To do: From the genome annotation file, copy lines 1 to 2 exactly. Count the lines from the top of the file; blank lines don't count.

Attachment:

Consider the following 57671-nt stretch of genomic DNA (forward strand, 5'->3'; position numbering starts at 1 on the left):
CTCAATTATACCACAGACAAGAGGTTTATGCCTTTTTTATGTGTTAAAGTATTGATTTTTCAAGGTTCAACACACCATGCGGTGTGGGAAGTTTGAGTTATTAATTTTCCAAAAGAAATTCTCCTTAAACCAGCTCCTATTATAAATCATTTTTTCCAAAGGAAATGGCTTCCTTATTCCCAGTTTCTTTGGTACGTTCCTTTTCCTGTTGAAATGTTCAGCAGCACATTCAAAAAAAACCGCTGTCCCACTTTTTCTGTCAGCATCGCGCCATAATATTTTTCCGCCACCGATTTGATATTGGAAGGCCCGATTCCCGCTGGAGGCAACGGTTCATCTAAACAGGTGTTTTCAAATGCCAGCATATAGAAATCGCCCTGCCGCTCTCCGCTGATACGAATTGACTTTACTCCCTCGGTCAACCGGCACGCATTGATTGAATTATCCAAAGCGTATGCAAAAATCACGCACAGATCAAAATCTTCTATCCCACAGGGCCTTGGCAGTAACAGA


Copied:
Consider the following 57671-nt stretch of genomic DNA (forward strand, 5'->3'; position numbering starts at 1 on the left):
CTCAATTATACCACAGACAAGAGGTTTATGCCTTTTTTATGTGTTAAAGTATTGATTTTTCAAGGTTCAACACACCATGCGGTGTGGGAAGTTTGAGTTATTAATTTTCCAAAAGAAATTCTCCTTAAACCAGCTCCTATTATAAATCATTTTTTCCAAAGGAAATGGCTTCCTTATTCCCAGTTTCTTTGGTACGTTCCTTTTCCTGTTGAAATGTTCAGCAGCACATTCAAAAAAAACCGCTGTCCCACTTTTTCTGTCAGCATCGCGCCATAATATTTTTCCGCCACCGATTTGATATTGGAAGGCCCGATTCCCGCTGGAGGCAACGGTTCATCTAAACAGGTGTTTTCAAATGCCAGCATATAGAAATCGCCCTGCCGCTCTCCGCTGATACGAATTGACTTTACTCCCTCGGTCAACCGGCACGCATTGATTGAATTATCCAAAGCGTATGCAAAAATCACGCACAGATCAAAATCTTCTATCCCACAGGGCCTTGGCAGTAACAGA